Witnesses said Robert L. Clark Jr. shot his wife and grandson at his home, then turned his pistol on officers during a family dispute over a watermelon, Commerce police Chief John Gaissert said.
Officers shot Clark when he came to the door with gun in hand, Gaissert said.
"At this point, we believe that it was a dispute over a watermelon that precipitated the argument that escalated into this deadly situation," Gaissert said.
Clark became enraged after one of his grandsons had either dropped a watermelon or taken a piece of watermelon without asking, he said.
Clark, of 228 Troy St., faces charges of murder, aggravated assault and aggravated assault on a police officer.
He was being held Monday in a secure room at Atlanta Medical Center, where he is being treated for gunshot wounds, Gaissert said.
His wife, Linda Clark, 58, remains in stable condition at Grady Memorial Hospital with a single gunshot wound, he said.
Police responding to a 911 call shortly before 1 p.m. were greeted with a gunshot through the front door of the house, which is off Georgia Highway 15 Alternate, just north of downtown Commerce.
The shot touched off a 20-minute standoff. Officers reached Clark by telephone after they heard a second gunshot, and he allowed his wounded wife and their 5-year-old grandson to leave through the back door, according to the Clarks' neighbors and police.
Clark then opened the front door armed with a pistol. Officers shot him, and inside found the body of 6-year-old Michael Levigne, who had died from a gunshot wound.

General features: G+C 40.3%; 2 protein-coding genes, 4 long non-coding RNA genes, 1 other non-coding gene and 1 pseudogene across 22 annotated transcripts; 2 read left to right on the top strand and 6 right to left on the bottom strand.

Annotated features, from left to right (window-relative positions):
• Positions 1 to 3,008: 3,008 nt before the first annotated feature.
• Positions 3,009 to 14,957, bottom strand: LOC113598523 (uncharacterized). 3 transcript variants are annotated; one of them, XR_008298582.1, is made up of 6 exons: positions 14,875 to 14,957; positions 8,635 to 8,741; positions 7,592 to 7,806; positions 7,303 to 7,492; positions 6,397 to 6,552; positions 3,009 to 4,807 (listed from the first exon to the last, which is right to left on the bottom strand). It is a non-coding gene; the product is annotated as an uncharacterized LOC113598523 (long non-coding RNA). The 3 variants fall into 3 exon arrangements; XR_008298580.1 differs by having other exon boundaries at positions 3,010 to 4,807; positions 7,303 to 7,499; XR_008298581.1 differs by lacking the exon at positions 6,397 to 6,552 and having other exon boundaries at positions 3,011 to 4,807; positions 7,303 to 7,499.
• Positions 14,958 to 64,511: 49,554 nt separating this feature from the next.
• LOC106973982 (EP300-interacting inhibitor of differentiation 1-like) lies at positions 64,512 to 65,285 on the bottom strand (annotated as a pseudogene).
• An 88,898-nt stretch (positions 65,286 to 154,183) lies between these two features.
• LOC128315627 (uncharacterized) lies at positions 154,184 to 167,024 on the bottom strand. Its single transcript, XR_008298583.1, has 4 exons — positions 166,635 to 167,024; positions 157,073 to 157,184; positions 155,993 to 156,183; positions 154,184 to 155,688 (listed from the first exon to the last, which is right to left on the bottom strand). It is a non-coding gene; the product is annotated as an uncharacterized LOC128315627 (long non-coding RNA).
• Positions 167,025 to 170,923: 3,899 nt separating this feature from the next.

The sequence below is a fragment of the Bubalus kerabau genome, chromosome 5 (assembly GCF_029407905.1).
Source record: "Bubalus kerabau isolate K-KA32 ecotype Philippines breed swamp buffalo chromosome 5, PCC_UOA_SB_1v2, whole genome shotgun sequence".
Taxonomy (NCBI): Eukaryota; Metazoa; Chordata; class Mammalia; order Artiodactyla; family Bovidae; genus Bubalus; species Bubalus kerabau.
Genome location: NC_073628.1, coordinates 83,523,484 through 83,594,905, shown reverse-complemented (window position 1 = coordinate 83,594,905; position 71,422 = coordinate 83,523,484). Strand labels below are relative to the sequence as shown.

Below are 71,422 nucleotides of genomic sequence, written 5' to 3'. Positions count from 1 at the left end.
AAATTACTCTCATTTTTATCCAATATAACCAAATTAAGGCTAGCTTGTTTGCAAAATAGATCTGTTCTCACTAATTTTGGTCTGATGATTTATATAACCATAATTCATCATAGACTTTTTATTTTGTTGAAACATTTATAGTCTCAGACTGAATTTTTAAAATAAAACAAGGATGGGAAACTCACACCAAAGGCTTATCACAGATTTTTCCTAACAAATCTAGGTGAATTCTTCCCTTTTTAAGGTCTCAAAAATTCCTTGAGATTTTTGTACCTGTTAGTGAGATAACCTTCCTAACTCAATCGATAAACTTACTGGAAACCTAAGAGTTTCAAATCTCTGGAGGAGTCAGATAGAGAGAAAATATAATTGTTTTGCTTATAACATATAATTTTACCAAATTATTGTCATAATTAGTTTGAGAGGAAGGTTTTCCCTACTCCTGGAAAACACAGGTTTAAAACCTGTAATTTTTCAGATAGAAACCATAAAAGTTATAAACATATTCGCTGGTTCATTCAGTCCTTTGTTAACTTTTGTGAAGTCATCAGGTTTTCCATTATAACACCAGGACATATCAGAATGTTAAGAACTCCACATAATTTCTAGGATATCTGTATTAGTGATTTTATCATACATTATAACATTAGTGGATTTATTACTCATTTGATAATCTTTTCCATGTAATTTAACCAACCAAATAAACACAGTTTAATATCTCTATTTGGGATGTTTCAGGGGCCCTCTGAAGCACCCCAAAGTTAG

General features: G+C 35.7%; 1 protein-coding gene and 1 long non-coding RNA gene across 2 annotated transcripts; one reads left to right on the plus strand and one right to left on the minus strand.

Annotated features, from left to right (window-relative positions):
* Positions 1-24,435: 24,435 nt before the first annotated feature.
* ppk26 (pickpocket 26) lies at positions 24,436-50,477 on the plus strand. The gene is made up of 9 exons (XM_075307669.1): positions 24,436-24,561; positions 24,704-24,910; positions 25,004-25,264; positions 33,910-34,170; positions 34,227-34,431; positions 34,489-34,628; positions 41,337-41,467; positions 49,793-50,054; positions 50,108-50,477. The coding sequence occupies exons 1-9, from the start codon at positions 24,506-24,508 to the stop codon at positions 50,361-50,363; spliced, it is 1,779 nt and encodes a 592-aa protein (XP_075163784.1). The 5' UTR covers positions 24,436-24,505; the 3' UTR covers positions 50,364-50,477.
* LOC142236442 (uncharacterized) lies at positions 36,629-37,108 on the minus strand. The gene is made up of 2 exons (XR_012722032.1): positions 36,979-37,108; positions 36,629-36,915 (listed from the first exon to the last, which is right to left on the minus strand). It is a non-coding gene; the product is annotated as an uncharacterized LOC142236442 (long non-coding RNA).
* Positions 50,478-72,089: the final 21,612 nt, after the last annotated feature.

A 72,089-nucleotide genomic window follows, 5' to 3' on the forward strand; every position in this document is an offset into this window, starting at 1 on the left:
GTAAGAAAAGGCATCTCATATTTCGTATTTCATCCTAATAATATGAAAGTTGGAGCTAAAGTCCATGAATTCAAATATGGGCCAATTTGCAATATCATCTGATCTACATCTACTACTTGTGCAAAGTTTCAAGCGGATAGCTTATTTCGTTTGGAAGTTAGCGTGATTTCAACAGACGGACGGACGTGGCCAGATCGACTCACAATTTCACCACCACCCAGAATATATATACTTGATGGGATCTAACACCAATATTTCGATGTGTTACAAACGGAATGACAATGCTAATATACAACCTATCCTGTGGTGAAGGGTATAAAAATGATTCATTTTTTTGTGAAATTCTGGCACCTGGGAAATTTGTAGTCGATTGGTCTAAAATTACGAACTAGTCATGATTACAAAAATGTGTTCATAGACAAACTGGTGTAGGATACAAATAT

GBI agents blocked off Troy Street on Monday as they scoured the home for evidence.
Some neighbors, hitting a deadend of crime scene tape, sat in their cars for a few moments watching investigators map the location of bullet holes in the front of the house before turning around and driving away.
About six shots were fired altogether, said neighbor Kathy Baker, who got on her kitchen floor when she saw police outside of her window with guns drawn.
GBI agents are investigating the police response while also assisting Commerce police with the assault and homicide investigations, said Jim Fullington, special agent in charge of the GBI's Athens office. Two Commerce police officers were placed on paid leave, but there is no indication they did anything wrong, Fullington said.
The Clarks have a history of heated domestic disputes, Gaissert said.
Police have been sent to the house half a dozen times in the past year to answer 911 calls or 911 hang-ups, he said.
Michael, who had just finished kindergarten at Commerce Primary School, and his younger brother were in their maternal grandparents' custody for at least three years, according to police and a neighbor.
Their father, Andrew Levigne, has been arrested repeatedly by Commerce police, and authorities cannot find their mother, Gaissert said.
The Jackson County Department of Family and Children Services is investigating whether the boys should have been left in the care of their grandparents, but there were no red flags to indicate they were being abused or neglected, Gaissert said.
Michael was always at school, and teachers never had any problems dealing with his grandparents, said Kim Savage, the principal at Commerce Primary School.
"Miss Linda is such a sweet person," Savage said. "She always made sure they were at school and that they had everything they needed."
Michael's younger brother is staying at a neighbor's home until DFACS personnel can find a foster home for him.